Understanding Trend Time Frames and Directions

Understanding Trend Time Frames and Directions

There have been students asking in the Instant FX Profits chat room about the current trend for certain currency pairs. In return, I reply with another question, “According to the past 5 minutes, 5 hours, 5 days or 5 weeks?” Some traders may not be aware that different trends exist in different time frames. The question of what kind of trend is in place cannot be separated from the time frame that a trend is in. Trends are, after all, used to determine the relative direction of prices in a market over different time periods.

There are mainly three types of trends in terms of time measurement:
1. Primary (long-term),
2. Intermediate (medium-term) and
3. Short-term.

These are discussed in further detail below.

1. Primary trend A primary trend lasts the longest period of time, and its lifespan may range between eight months and two years. This is the major trend that can be spotted easily on longer term charts such as the daily, weekly or monthly charts. Long-term traders who trade according to the primary trend are the most concerned about the fundamental picture of the currency pairs that they are trading, since fundamental factors will provide these traders with an idea of supply and demand on a bigger scale.

2. Intermediate trend Within a primary trend, there will be counter-cyclical trends, and such price movements form the intermediate trend. This type of trend could last from a month to as long as eight months. Knowing what the intermediate trend is of great importance to the position trader who tends to hold positions for several weeks or months at one go.

3. Short-term trend A short-term trend can last for a few days to as long as a month. It appears during the course of the intermediate trend due to global capital flows reacting to daily economic news and political situations. Day traders are concerned with spotting and identifying short-term trends and as such short-term price movements are aplenty in the currency market, and can provide significant profit opportunities within a very short period of time.

No matter which time frame you may trade, it is vital to monitor and identify the primary trend, the intermediate trend, and the short-term trend for a better overall picture of the trend.

In order to adopt any trend riding strategy, you must first identify a trend direction. You can easily gauge the direction of a trend by looking at the price chart of a currency pair. A trend can be defined as a series of higher lows and higher highs in an up trend, and a series of lower highs and lower lows in a down trend. In reality, prices do not always go higher in an up trend, but still tend to bounce off areas of support, just like prices do not always make lower lows in a down trend, but still tend to bounce off areas of resistance.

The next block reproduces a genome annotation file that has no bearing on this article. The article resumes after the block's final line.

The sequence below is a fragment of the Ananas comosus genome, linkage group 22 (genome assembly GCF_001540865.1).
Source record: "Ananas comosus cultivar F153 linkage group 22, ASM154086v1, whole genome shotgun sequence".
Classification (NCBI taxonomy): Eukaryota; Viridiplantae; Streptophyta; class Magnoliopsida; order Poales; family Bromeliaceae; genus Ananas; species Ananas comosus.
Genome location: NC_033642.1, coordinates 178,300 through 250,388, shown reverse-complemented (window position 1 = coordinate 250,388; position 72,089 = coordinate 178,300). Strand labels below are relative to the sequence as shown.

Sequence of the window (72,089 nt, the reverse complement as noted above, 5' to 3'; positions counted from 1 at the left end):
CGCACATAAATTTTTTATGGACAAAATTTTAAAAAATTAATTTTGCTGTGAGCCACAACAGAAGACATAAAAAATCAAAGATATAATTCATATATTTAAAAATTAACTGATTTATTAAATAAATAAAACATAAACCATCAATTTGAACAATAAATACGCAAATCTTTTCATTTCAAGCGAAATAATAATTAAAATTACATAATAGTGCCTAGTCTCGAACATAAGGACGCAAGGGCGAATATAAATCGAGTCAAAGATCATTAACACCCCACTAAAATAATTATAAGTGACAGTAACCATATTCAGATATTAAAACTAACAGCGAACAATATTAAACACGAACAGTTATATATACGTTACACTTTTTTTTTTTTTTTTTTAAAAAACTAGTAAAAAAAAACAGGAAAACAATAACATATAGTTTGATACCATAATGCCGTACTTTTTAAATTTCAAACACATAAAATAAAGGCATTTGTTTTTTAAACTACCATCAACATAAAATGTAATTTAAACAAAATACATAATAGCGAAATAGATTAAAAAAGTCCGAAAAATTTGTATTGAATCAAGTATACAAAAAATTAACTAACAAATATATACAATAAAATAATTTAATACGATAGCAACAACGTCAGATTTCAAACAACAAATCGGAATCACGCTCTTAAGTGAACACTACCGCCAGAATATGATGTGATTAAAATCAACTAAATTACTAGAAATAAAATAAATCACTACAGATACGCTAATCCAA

There are three trend directions a currency pair could take:
1. Up trend,
2. Down trend or
3. Sideways.

1. Up trend In an up trend, the base currency (which is the first currency symbol in a pair) appreciates in value. For example, if EUR/USD is in an up trend, it means that EUR is rising higher against the USD. An up trend is characterised by a series of higher highs and higher lows. However in real life, sometimes the currency does not make higher highs, but still makes higher lows. Base currency ‘bulls’ take charge during an up trend, taking the opportunities to bid up the base currency whenever it goes a bit lower, believing that there will be more buyers at every step, hence pushing up the prices.

2. Down trend On the other hand, in a down trend, the base currency depreciates in value. For example, if EUR/USD is in a down trend, it means that EUR is declining against the USD. A down trend is characterised by a series of lower highs and lower lows, but similarly, the currency does not always make lower lows, but still tends to make lower highs. The downward slope of lower highs is formed by the base currency ‘bears’ who take control during a down trend, taking every opportunity to sell because they believe that the base currency would go down even more.

3. Sideways trend If a currency pair does not go much higher or much lower, we can say that it is going sideways. When this happens the prices are moving within a narrow range, and are neither appreciating nor depreciating much in value. If you want to ride on a trend, this directionless mode is one that you do not wish to be stuck in, for it is very likely to have a net loss position in a sideways market especially if the trade has not made enough pips to cover the spread commission costs.

Therefore, for the trend riding strategies, we shall focus only on the up trend and the down trend.

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